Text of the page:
Just as an aside from this let me show you some algorithmic stupidity because, only when investigating this ban did I come across one from back in August:

So what was my heinous sin this time in December? Someone posed the question of how does one reply to a silly conflation of biological gender with gay marriage, to which my reply was, ‘Straw man argument. Now identify as a seagull and fly off a cliff.’ I kid you not. Apparently on Twitter I was encouraging suicide while on Facebook I was going against ‘community standards’. I disputed that of course since I’d made a rhetorical analogy i.e. you can identify as whatever the hell you like but that does not mean you can be that thing, and it was not directed against an individual. Anyway, checking now to find the text of that conflation I find that my 24 hour ban has been lifted early.

But all that is beside the point I’m getting to here. I’ve been reading through the ‘Twitter Files’ where we’re getting an inside track on how the various methods of silencing people actually work. Obviously there is crappy code stuff that picks up on certain phrases, has no perception of sarcasm, satire and parody and often gets things wildly wrong, as per my screen shot above. But then there’s the hands-on human element and this is where things get a crappy. 

Throughout those email and slack communications between the apparatchiks of ‘Trust and Safety’ since booted from Twitter, things become plain. They were simply rationalizing what they selfishly wanted to do, which was shut down those they disagreed with or disliked politically. They talked a great deal about ‘rules and safety’ because, y’know, giving the other side of the USA political aisle a voice is dangerous, while apparently child porn and dictators elsewhere calling for death and destruction of other cultures is fine. Various ‘teams’ and individuals discussed this at length and had many meetings, which I guess is what you do when you haven’t got any actual work lined up. And the upshot was of course precisely what they wanted with accounts being muffled and shut down including, after much tying themselves in knots to designate a couple of innocent phrases as a call to violence, that of the sitting president.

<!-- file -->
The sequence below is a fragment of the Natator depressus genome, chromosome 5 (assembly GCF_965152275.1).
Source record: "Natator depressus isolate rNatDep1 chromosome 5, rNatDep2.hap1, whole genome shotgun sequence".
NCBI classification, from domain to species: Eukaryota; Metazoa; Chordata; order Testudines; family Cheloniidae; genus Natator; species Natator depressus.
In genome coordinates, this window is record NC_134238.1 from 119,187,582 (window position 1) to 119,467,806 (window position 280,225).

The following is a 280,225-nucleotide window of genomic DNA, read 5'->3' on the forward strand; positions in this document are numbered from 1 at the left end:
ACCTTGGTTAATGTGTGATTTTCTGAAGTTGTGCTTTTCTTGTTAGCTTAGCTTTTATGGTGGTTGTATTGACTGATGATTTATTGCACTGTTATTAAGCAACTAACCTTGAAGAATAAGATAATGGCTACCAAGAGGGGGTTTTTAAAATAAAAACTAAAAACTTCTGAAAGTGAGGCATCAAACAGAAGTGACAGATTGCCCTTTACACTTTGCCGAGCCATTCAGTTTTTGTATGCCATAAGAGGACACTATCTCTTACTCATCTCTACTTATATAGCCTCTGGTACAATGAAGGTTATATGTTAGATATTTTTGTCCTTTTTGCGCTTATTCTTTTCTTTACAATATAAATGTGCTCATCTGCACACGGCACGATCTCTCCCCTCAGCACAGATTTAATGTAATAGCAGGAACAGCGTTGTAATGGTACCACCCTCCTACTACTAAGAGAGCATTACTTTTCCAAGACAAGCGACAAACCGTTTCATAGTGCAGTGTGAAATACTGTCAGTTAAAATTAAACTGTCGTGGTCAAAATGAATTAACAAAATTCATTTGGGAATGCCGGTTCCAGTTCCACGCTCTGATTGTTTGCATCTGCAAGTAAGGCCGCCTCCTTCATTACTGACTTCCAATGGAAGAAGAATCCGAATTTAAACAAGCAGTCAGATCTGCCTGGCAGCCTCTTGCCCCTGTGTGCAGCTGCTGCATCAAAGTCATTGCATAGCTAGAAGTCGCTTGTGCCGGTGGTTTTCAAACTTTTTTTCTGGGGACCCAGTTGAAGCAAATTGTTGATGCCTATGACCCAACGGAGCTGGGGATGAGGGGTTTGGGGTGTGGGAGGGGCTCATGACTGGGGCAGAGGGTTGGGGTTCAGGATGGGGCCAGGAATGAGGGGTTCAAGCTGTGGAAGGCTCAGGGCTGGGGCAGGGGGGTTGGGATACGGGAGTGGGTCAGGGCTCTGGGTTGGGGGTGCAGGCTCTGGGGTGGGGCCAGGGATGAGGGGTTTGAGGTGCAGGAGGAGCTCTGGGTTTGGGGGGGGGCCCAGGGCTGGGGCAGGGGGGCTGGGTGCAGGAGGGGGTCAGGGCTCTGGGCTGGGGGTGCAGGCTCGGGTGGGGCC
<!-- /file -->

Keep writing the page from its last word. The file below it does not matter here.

Arising out of all this and my own bans/restrictions, I see that you also cannot definitively separate the human and algorithm elements and that there are gradations of influence throughout. Of course humans write the programs and can make those politically biased. I can guess that somewhere there are bits of code that get you noticed if you use the phrases ‘Make America Great Again’ or ‘Trump rocks!’ It is almost certainly the case that those you ‘associate’ with, whose tweets/posts you like and/or share have an effect too. I have no doubt there are watch lists and sliding scales running from harmless to dangerous (under their ridiculous definitions of these) and the higher up the scale you go the more likely you are to be shut down. 

In my case I look at stuff I share ripping into woke Hollywood, global warming, China, left wing politics and so forth, and assume I’m some way up the scale. There is undoubtedly ‘sensitivity’ there to anything I post and a greater likelihood of me being banned/restricted. This thumb on the scales, this knowledge that some blue-haired woke activist can shut me down with the press of a button, brings home to me the dangers of social media. You end up silencing yourself on matters you feel strongly about just to stay visible. It’s in the region of making excuses for and altering your lifestyle to fit the booze or cigarettes – forming yourself to something that is anathema to you.            

And that way the fuckers win.